Japan: Committed to be carbon neutral by 2050

Japan’s new prime minister, Yoshihide Suga, has vowed to make Japan carbon neutral by the end of 2050. He insisted that this move will require a big shift in energy policies in the country.

Mr. Suga, declared on Monday to reach a goal to emit zero greenhouse gases overall by 2050. He committed to be carbon neutral by that year.

Mr. Suga said that going green would be a source of growth and not a drag on the economy. His policies have followed suit on the European Union’s goals. It also followed China’s pledge of carbon neutrality by 2060. It has also pledged to put pressure on South Korea to follow the same.

Reliance on fossil fuels

The most important challenge for Japan is its reliance on fossil fuels. This had happened since the Fukushima Nuclear disaster in 2011.

Japan has struggled in maintaining balance in the use of fossil fuels since then.

Mr. Suga did not propose specific policies in his first policy speech. This has raised many questions on how it would reach the goals.

Takashi Hongo, a senior fellow at Mitsui Global Strategic Studies Institute, said, “He was emphasizing a fundamental shift, and that indicates how strongly he feels about the change that needs to be made.”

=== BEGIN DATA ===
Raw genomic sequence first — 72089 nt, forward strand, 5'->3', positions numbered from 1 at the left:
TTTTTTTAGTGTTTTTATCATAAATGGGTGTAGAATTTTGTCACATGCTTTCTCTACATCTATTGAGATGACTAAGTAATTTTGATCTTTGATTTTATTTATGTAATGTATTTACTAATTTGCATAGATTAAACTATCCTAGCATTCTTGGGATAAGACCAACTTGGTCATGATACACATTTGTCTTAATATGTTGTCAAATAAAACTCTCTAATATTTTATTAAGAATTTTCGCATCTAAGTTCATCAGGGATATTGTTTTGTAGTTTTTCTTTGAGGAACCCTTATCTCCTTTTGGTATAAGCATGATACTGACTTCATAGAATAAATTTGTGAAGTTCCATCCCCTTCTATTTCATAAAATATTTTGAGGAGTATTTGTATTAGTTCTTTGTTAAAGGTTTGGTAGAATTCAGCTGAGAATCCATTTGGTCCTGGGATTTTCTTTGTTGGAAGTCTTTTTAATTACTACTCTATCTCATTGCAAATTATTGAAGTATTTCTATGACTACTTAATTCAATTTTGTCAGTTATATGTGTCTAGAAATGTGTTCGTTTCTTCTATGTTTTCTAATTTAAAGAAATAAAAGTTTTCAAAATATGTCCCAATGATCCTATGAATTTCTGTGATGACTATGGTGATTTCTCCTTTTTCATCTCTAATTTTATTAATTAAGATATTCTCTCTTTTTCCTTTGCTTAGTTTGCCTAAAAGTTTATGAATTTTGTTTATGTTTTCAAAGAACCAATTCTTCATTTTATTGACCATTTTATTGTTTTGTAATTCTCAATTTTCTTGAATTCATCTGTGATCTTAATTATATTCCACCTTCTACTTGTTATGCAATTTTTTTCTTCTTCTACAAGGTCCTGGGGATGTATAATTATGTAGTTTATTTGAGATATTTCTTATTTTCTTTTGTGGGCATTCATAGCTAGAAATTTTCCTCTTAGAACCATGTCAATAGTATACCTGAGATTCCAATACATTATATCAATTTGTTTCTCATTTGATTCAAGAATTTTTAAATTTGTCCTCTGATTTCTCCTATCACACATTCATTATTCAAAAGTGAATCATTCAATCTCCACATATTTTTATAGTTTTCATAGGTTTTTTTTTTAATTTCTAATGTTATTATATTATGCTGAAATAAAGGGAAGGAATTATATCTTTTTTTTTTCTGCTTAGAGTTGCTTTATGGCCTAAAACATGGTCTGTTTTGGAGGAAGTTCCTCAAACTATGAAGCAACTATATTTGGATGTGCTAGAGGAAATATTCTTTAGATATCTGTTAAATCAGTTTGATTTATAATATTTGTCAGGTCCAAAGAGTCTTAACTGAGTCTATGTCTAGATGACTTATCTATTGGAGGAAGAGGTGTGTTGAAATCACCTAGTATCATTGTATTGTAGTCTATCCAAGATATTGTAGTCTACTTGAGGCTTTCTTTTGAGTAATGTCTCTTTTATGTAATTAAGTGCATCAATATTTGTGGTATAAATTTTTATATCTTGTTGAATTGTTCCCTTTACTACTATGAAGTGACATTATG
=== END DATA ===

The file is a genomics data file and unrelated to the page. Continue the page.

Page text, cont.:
Increase in fossil fuel

Japan’s primary energy supplies are dependent on fossil fuels. 81% of primary energy supplies are fossil fuels. In fact, in 2017, they rose to 87%. This was done to ensure that all nuclear reactors are kept offline after Fukushima’s happened in 2011.

Non-nuclear renewable energy in Japan rose from seven percent to 11% in the same period. The coal-fired power station that japan has build also works entirely on fossil fuels. These energy resources will emit carbon for decades.

“If Japan and the rest of the world are to avoid the catastrophic effects of the climate crisis, it is precisely this kind of action that the world needs,” said Sam Annesley, executive director of Greenpeace Japan.

The target

Greenpeace has advised Japan to reduce its renewable energy resources by 2030. It should temporarily halt the plans to build coal plants at home and abroad. It should further close down nuclear reactors. And lastly, japan must abandon the idea of importing hydrogen. Hydrogen import will increase fossil fuel dependency on other countries. Hence, it should rather switch to green fuels that would increase green cover and reduce carbon emission.

Covering fertility treatment

The Prime Minister, in his first speech, also ensured that the state would cover fertility treatments.

Image courtesy of Sander van der Werf/Shutterstock

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